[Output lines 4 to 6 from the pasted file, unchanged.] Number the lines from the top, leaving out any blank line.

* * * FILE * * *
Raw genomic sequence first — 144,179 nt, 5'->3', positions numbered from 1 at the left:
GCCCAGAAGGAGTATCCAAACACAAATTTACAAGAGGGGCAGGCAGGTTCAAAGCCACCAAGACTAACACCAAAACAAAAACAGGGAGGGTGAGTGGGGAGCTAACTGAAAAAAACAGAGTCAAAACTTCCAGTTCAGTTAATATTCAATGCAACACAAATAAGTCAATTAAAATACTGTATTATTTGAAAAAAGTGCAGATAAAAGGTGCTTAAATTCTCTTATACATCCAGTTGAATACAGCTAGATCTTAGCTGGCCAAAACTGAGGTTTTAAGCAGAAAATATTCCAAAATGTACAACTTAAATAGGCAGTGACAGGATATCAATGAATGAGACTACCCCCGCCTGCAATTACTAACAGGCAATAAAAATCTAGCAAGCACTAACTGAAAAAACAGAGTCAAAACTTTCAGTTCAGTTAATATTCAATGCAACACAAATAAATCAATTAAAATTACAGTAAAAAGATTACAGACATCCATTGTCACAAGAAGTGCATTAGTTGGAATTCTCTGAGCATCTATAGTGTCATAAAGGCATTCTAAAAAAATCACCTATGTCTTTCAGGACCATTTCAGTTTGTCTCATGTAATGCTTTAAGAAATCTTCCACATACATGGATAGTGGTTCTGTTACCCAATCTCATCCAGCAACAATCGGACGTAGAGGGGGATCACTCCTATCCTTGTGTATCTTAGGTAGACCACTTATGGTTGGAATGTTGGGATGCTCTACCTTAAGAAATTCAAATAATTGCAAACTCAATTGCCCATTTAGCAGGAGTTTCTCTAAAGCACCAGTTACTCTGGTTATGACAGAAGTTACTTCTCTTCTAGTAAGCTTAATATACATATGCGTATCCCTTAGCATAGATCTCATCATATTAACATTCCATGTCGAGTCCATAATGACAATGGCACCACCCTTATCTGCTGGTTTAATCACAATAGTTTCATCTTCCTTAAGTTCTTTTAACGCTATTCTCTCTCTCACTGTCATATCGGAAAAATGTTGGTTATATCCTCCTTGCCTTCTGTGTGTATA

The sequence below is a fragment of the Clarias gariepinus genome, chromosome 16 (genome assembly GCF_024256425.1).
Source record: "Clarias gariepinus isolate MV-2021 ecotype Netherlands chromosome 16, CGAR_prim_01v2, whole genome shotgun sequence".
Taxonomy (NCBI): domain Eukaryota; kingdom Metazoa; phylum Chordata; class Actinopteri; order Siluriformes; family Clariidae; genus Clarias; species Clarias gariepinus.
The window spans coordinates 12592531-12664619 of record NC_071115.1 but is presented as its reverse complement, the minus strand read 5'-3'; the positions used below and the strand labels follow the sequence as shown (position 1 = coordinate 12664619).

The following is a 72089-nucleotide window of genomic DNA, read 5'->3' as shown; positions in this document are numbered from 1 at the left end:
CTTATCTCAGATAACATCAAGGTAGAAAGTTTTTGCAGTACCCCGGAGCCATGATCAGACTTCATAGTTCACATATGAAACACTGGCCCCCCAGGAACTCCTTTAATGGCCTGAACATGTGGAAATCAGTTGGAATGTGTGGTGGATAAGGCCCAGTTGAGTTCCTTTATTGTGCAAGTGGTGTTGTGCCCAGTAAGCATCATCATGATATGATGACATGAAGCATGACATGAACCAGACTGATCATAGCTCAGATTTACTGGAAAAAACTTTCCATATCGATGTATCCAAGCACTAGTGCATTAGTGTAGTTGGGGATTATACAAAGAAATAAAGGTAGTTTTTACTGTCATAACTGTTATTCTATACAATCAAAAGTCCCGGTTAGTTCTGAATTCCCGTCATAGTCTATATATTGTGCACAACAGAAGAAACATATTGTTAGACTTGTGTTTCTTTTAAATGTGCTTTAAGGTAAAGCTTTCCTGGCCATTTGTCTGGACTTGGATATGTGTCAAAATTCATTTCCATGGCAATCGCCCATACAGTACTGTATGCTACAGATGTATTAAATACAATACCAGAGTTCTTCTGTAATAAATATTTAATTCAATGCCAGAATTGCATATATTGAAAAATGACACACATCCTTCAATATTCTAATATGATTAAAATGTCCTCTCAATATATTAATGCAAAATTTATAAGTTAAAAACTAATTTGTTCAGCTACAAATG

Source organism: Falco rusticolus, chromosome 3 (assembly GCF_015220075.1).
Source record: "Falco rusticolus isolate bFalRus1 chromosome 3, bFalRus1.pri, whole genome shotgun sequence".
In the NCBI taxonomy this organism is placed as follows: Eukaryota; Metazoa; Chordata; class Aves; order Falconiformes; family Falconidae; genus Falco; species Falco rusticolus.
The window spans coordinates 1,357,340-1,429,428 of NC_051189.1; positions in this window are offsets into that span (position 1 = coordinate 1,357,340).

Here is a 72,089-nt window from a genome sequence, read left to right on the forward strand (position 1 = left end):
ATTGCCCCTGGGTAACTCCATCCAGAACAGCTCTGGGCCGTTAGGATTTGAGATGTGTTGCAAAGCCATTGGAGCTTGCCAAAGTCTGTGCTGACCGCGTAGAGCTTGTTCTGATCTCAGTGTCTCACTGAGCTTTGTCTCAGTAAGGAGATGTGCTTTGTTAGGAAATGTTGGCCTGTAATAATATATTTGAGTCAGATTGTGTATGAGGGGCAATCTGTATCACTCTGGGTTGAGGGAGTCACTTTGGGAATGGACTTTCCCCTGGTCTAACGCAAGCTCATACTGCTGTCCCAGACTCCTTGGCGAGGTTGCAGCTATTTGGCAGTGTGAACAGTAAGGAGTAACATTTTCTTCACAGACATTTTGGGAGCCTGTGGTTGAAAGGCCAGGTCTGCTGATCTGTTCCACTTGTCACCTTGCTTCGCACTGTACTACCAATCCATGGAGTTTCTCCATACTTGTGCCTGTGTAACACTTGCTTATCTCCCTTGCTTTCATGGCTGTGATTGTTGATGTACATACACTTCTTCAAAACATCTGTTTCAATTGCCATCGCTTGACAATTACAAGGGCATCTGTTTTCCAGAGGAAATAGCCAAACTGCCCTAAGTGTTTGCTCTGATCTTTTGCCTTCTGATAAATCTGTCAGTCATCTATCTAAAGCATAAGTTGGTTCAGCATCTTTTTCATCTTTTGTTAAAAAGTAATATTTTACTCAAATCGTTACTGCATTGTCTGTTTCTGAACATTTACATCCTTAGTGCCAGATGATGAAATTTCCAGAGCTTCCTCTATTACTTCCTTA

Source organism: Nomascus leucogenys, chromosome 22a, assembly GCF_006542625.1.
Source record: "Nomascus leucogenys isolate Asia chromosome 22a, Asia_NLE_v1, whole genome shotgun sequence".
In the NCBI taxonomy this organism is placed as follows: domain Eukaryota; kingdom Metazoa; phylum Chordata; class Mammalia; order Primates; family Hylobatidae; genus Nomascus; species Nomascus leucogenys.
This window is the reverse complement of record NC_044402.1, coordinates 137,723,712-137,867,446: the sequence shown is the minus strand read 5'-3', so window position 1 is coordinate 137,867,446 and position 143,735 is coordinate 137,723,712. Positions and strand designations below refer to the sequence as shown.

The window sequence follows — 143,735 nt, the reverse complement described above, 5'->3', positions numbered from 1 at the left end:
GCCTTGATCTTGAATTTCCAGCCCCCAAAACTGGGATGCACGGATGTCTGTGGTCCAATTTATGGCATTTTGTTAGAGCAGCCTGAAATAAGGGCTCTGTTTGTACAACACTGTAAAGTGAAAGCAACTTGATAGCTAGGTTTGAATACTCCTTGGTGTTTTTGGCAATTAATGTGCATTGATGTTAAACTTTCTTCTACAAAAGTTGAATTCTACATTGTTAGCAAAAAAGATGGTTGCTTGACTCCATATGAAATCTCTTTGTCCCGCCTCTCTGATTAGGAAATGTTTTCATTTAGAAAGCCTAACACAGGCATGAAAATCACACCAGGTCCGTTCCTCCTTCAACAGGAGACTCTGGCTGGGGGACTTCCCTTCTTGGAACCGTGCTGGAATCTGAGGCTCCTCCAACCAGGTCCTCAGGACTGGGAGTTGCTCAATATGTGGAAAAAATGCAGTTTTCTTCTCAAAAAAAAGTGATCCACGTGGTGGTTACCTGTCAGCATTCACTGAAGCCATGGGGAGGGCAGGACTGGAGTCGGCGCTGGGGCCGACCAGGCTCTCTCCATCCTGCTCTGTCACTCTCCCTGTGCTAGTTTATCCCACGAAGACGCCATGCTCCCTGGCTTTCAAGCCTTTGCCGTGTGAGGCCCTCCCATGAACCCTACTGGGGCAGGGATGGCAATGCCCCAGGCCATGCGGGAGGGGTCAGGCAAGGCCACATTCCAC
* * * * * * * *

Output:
Source record: "Clarias gariepinus isolate MV-2021 ecotype Netherlands chromosome 16, CGAR_prim_01v2, whole genome shotgun sequence".
Taxonomy (NCBI): domain Eukaryota; kingdom Metazoa; phylum Chordata; class Actinopteri; order Siluriformes; family Clariidae; genus Clarias; species Clarias gariepinus.
The window spans coordinates 12592531-12664619 of record NC_071115.1 but is presented as its reverse complement, the minus strand read 5'-3'; the positions used below and the strand labels follow the sequence as shown (position 1 = coordinate 12664619).